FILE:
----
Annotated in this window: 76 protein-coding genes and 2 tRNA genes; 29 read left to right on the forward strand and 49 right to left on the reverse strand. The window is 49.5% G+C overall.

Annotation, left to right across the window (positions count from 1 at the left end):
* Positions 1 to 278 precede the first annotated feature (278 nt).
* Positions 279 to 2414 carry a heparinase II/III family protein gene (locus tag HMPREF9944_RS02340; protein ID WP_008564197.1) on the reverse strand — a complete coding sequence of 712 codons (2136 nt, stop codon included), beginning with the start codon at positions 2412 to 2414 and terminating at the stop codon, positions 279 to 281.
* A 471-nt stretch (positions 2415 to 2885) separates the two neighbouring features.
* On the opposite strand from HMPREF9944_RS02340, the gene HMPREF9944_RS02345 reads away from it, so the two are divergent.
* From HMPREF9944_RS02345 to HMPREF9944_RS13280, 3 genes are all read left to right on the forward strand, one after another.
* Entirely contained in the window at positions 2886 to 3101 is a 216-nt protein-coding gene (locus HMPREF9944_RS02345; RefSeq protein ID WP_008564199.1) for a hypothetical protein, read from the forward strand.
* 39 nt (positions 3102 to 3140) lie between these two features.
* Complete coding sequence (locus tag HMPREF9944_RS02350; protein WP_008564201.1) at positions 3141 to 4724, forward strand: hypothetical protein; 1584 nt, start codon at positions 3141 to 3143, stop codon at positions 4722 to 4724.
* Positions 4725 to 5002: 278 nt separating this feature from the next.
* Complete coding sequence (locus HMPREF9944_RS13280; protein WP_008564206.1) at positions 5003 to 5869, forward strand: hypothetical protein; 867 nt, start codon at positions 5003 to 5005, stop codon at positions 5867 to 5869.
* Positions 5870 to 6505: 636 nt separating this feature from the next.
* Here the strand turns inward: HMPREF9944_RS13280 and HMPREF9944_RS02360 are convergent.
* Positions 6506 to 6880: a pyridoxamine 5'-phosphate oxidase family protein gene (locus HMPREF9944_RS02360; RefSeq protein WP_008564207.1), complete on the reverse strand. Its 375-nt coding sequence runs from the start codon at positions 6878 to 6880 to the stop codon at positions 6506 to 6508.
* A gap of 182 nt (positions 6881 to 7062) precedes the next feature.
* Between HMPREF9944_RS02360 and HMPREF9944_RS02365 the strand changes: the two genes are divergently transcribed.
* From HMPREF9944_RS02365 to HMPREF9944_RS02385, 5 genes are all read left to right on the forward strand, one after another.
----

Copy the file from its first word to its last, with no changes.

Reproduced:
Annotated in this window: 76 protein-coding genes and 2 tRNA genes; 29 read left to right on the forward strand and 49 right to left on the reverse strand. The window is 49.5% G+C overall.

Annotation, left to right across the window (positions count from 1 at the left end):
* Positions 1 to 278 precede the first annotated feature (278 nt).
* Positions 279 to 2414 carry a heparinase II/III family protein gene (locus tag HMPREF9944_RS02340; protein ID WP_008564197.1) on the reverse strand — a complete coding sequence of 712 codons (2136 nt, stop codon included), beginning with the start codon at positions 2412 to 2414 and terminating at the stop codon, positions 279 to 281.
* A 471-nt stretch (positions 2415 to 2885) separates the two neighbouring features.
* On the opposite strand from HMPREF9944_RS02340, the gene HMPREF9944_RS02345 reads away from it, so the two are divergent.
* From HMPREF9944_RS02345 to HMPREF9944_RS13280, 3 genes are all read left to right on the forward strand, one after another.
* Entirely contained in the window at positions 2886 to 3101 is a 216-nt protein-coding gene (locus HMPREF9944_RS02345; RefSeq protein ID WP_008564199.1) for a hypothetical protein, read from the forward strand.
* 39 nt (positions 3102 to 3140) lie between these two features.
* Complete coding sequence (locus tag HMPREF9944_RS02350; protein WP_008564201.1) at positions 3141 to 4724, forward strand: hypothetical protein; 1584 nt, start codon at positions 3141 to 3143, stop codon at positions 4722 to 4724.
* Positions 4725 to 5002: 278 nt separating this feature from the next.
* Complete coding sequence (locus HMPREF9944_RS13280; protein WP_008564206.1) at positions 5003 to 5869, forward strand: hypothetical protein; 867 nt, start codon at positions 5003 to 5005, stop codon at positions 5867 to 5869.
* Positions 5870 to 6505: 636 nt separating this feature from the next.
* Here the strand turns inward: HMPREF9944_RS13280 and HMPREF9944_RS02360 are convergent.
* Positions 6506 to 6880: a pyridoxamine 5'-phosphate oxidase family protein gene (locus HMPREF9944_RS02360; RefSeq protein WP_008564207.1), complete on the reverse strand. Its 375-nt coding sequence runs from the start codon at positions 6878 to 6880 to the stop codon at positions 6506 to 6508.
* A gap of 182 nt (positions 6881 to 7062) precedes the next feature.
* Between HMPREF9944_RS02360 and HMPREF9944_RS02365 the strand changes: the two genes are divergently transcribed.
* From HMPREF9944_RS02365 to HMPREF9944_RS02385, 5 genes are all read left to right on the forward strand, one after another.